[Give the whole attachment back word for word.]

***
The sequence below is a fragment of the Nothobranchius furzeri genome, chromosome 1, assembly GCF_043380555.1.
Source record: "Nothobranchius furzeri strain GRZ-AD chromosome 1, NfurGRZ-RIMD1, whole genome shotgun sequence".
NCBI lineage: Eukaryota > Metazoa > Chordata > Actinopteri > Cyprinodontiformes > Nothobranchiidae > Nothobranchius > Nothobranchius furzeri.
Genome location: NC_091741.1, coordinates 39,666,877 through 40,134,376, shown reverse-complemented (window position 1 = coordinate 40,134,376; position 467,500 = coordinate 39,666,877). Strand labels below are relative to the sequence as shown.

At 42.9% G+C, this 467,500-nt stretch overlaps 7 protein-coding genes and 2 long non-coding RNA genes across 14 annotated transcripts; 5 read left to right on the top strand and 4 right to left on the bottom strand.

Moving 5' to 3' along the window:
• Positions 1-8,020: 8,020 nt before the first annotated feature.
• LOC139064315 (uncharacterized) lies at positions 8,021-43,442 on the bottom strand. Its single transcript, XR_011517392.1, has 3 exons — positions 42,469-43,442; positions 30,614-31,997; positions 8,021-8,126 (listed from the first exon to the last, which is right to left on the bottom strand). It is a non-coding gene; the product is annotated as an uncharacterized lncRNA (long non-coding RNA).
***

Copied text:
The sequence below is a fragment of the Nothobranchius furzeri genome, chromosome 1, assembly GCF_043380555.1.
Source record: "Nothobranchius furzeri strain GRZ-AD chromosome 1, NfurGRZ-RIMD1, whole genome shotgun sequence".
NCBI lineage: Eukaryota > Metazoa > Chordata > Actinopteri > Cyprinodontiformes > Nothobranchiidae > Nothobranchius > Nothobranchius furzeri.
Genome location: NC_091741.1, coordinates 39,666,877 through 40,134,376, shown reverse-complemented (window position 1 = coordinate 40,134,376; position 467,500 = coordinate 39,666,877). Strand labels below are relative to the sequence as shown.

At 42.9% G+C, this 467,500-nt stretch overlaps 7 protein-coding genes and 2 long non-coding RNA genes across 14 annotated transcripts; 5 read left to right on the top strand and 4 right to left on the bottom strand.

Moving 5' to 3' along the window:
• Positions 1-8,020: 8,020 nt before the first annotated feature.
• LOC139064315 (uncharacterized) lies at positions 8,021-43,442 on the bottom strand. Its single transcript, XR_011517392.1, has 3 exons — positions 42,469-43,442; positions 30,614-31,997; positions 8,021-8,126 (listed from the first exon to the last, which is right to left on the bottom strand). It is a non-coding gene; the product is annotated as an uncharacterized lncRNA (long non-coding RNA).